Review – Robert Cohen on Balfour, May and the ‘wrong kind of Jew’, Cornerstone, Lancaster, Wednesday 15 November
The people who booked Robert Cohen to give a talk on 100 years since the Balfour Declaration probably thought that the small meeting room at the Cornerstone Café would be ideal – it can comfortably fit an audience of 40, after all. Well, by the time subtext arrived, the numbers had reached 70 and rising, so your correspondent squatted cross-legged on the floor. Several latecomers couldn’t get into the room at all, and experienced the talk in audio only.
So was he any good? Very. This was a well-observed political history talk, coupled with personal reflections on how Cohen has found himself labelled, as he calls it, ‘the wrong kind of Jew’. Cohen described the Jewish East End in 1917, whose political figures included Communists, Socialists and Anarchists as well as Zionists, and compared that time with now, when ‘political Zionism and Judaism have undergone a seamless merger.’ Cohen’s hero is the Jewish theologian Marc H Ellis, who like Cohen is fascinated by modern Jewish identities.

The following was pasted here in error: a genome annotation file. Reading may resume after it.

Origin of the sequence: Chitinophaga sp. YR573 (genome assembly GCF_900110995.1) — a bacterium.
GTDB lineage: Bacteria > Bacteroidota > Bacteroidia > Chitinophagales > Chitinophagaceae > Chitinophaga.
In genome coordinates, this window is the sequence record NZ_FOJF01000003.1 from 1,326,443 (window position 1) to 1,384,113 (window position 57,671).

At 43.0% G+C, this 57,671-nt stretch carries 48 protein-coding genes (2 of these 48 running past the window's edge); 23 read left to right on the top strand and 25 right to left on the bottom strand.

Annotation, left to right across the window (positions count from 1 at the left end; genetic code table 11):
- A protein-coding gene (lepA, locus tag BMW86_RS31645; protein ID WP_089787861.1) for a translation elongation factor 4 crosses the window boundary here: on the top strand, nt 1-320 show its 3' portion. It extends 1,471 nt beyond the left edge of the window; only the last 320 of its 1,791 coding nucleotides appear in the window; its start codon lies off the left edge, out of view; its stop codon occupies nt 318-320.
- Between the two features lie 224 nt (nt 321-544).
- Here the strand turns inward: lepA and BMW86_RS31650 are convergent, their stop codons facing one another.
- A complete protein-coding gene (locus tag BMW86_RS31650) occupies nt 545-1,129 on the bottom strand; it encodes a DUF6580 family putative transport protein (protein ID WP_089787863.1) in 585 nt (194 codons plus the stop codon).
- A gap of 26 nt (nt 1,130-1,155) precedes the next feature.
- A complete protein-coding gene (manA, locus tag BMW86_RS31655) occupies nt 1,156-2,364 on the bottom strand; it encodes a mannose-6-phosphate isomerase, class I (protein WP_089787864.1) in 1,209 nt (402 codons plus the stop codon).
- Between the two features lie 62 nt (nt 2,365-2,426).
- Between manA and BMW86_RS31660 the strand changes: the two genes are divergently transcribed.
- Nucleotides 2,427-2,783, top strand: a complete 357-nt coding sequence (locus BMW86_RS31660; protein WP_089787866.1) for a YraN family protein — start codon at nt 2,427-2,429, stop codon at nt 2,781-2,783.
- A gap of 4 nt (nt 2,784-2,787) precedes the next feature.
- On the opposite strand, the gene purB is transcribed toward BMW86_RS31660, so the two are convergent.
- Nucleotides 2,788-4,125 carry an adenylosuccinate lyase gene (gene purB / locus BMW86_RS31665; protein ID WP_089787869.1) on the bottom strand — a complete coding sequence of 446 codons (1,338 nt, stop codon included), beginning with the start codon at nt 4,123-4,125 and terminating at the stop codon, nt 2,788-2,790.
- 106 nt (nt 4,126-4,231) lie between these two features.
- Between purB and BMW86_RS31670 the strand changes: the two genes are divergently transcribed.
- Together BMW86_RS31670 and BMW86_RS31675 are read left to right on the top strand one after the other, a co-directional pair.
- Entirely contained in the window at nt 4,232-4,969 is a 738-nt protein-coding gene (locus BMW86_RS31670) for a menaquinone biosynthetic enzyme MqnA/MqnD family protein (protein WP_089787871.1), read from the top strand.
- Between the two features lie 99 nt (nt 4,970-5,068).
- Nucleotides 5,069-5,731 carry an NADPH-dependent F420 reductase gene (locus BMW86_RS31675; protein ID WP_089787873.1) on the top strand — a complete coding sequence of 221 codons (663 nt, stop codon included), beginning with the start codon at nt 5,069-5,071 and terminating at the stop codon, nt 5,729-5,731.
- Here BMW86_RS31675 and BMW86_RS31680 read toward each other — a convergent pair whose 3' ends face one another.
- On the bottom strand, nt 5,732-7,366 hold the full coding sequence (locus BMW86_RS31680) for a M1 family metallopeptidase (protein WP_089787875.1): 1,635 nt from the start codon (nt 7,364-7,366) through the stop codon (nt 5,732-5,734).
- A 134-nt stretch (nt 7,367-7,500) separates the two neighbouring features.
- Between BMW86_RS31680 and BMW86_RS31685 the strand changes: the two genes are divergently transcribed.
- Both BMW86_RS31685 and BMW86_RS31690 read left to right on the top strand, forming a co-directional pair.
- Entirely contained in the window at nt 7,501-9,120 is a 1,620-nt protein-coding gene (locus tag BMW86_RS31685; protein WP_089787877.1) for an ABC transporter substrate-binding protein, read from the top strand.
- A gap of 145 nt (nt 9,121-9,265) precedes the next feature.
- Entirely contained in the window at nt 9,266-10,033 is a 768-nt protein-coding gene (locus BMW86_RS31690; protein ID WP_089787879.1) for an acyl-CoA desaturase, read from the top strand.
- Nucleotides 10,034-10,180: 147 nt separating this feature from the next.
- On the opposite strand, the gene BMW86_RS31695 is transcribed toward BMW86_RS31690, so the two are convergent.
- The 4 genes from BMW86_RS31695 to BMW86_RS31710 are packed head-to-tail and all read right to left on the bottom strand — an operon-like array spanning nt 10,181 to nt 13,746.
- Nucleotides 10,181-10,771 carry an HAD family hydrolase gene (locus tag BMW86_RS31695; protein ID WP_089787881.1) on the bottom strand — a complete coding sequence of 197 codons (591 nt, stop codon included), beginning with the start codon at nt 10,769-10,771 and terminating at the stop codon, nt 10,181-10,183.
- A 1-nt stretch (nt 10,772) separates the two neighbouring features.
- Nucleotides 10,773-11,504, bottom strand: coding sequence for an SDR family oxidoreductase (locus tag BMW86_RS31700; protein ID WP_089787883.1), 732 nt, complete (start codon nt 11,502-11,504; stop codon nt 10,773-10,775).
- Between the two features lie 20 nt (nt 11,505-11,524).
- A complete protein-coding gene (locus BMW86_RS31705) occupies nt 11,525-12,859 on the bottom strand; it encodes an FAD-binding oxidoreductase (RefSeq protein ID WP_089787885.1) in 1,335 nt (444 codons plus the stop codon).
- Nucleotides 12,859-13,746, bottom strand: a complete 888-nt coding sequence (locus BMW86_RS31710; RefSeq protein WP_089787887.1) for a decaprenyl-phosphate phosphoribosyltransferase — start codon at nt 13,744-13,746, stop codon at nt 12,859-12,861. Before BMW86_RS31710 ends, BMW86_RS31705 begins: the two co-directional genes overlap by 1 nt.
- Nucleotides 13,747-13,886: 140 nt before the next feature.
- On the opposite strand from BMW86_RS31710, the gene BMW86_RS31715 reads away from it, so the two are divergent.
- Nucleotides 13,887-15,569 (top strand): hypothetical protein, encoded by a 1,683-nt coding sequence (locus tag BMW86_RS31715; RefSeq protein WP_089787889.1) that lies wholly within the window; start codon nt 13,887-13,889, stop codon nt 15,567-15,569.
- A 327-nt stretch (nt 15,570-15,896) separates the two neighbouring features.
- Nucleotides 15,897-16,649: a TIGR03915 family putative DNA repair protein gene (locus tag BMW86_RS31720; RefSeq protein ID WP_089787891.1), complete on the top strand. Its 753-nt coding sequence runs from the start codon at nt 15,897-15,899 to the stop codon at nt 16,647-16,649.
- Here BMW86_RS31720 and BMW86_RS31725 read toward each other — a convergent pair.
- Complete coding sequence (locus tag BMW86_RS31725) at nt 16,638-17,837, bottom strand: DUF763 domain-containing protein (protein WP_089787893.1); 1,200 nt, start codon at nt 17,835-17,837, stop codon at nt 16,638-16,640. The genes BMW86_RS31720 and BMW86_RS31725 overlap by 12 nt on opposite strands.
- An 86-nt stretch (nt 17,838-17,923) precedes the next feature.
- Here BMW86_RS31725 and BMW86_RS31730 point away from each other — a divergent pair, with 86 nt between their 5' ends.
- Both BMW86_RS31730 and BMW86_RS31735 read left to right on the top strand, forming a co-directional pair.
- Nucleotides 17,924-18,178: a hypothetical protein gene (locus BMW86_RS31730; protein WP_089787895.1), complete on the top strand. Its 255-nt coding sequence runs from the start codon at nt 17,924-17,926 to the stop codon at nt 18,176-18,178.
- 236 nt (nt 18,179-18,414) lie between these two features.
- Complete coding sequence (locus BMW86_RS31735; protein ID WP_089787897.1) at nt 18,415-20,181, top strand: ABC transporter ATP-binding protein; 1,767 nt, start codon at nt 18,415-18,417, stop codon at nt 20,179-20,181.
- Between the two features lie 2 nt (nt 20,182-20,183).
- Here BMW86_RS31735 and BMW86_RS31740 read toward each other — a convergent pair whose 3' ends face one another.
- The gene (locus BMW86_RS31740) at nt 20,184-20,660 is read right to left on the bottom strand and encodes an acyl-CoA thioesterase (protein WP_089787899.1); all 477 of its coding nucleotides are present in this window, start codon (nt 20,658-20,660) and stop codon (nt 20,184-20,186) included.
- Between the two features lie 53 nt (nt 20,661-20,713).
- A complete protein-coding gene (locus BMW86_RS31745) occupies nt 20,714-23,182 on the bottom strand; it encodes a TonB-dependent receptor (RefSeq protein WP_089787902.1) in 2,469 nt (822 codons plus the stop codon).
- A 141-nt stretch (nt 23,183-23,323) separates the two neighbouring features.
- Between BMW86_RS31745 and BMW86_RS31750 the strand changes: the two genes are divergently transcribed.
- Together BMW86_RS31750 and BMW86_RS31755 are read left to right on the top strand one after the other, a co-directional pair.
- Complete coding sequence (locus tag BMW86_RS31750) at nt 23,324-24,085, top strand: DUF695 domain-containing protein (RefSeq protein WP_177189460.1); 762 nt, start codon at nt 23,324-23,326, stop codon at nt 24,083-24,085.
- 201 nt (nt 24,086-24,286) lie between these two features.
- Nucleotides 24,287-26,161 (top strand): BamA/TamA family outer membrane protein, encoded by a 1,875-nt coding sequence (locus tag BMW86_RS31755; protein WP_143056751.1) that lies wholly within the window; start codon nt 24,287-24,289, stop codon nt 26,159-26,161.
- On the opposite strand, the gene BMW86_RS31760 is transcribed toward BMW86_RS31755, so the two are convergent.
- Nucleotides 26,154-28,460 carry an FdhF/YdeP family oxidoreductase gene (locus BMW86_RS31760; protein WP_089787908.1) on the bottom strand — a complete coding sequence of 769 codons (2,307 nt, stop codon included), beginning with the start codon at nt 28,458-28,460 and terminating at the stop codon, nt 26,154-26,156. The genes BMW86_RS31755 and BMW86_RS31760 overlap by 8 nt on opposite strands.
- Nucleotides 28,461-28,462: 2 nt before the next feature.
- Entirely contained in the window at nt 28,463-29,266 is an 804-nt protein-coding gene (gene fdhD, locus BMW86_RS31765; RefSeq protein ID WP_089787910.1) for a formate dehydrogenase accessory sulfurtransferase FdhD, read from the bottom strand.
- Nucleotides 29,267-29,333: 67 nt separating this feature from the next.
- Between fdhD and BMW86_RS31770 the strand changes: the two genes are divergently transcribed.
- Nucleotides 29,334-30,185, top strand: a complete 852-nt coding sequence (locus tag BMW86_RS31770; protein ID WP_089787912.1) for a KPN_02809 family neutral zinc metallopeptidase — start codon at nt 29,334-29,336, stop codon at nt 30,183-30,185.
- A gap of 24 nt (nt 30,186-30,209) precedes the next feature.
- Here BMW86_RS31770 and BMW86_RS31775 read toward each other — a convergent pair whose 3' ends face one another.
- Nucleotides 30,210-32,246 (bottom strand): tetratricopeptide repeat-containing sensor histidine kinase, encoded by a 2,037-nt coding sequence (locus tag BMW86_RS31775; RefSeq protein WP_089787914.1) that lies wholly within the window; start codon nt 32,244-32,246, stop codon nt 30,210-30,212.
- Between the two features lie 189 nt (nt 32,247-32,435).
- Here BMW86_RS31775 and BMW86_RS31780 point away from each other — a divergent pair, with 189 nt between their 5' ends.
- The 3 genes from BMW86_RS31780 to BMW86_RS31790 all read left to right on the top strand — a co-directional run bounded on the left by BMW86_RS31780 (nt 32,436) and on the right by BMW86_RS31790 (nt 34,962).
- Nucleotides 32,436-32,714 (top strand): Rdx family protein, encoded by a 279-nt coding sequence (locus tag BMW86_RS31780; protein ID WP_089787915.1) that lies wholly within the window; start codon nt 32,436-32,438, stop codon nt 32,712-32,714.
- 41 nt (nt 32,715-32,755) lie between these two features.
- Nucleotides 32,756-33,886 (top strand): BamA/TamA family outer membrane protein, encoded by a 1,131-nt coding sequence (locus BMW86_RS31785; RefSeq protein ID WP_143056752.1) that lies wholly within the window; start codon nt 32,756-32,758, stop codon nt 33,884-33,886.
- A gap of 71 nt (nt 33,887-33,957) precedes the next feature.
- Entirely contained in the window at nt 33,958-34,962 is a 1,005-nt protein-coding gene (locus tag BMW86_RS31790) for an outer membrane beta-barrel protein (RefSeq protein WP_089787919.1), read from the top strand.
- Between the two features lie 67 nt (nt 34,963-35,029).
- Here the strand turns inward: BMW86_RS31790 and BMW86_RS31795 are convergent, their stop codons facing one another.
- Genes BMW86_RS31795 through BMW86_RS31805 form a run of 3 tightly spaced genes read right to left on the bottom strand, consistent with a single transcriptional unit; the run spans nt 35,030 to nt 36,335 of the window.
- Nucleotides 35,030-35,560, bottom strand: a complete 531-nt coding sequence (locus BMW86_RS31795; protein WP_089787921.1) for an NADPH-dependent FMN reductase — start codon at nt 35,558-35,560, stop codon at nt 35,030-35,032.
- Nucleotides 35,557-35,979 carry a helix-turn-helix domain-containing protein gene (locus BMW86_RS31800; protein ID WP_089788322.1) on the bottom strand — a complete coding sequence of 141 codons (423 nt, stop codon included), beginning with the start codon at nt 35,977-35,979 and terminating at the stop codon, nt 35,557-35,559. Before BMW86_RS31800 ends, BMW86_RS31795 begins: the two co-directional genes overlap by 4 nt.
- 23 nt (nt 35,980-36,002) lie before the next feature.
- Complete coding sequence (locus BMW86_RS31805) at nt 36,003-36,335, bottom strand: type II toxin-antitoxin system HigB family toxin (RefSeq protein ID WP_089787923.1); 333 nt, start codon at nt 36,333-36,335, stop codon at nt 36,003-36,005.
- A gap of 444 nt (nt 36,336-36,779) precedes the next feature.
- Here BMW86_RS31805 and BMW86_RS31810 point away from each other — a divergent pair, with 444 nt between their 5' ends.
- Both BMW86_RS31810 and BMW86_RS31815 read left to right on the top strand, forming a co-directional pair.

Cohen wondered whether political Zionism had truly brought Jewish safety, forecast that Jews and Arabs would both be part of the future landscape of the Middle East and unveiled, instead of the Balfour Declaration, his own ‘Boris Declaration’, in which he optimistically imagined our foreign secretary declaring one day that ‘Her Majesty’s government view with favour the establishment in Palestine/Israel of a safe and secure home for all who live there.’
There was just one thing. Cohen was billed as outlining ‘the prospect of Jewish opposition to Zionism today,’ and he certainly mentioned Zionism dozens of times, telling us at one point that he was not a Zionist, ‘even of the moderate, liberal variety.’ But he declined to define Zionism, and at one point openly challenged those who regarded it as ‘just an expression of racism and colonialism,’ stressing that ‘if that’s all you see you are failing to understand its historical and political context.’ So what was it? During the Q&A afterwards, he finally offered a definition – a homeland for the Jewish people. Was that so different from his ‘Boris Declaration’?
At the start of the talk, Cohen wryly noted that he had ‘yet to receive a single invitation from a Jewish organisation to speak’ – not surprisingly, given the declared anti-Zionist theme. Cohen’s vision for the Holy Land is one which many in Israel’s peace camp would support, so why the focus on a single word? subtext hopes Cohen returns to Lancaster soon – he lives relatively nearby, in North Yorkshire – so we can try to find out.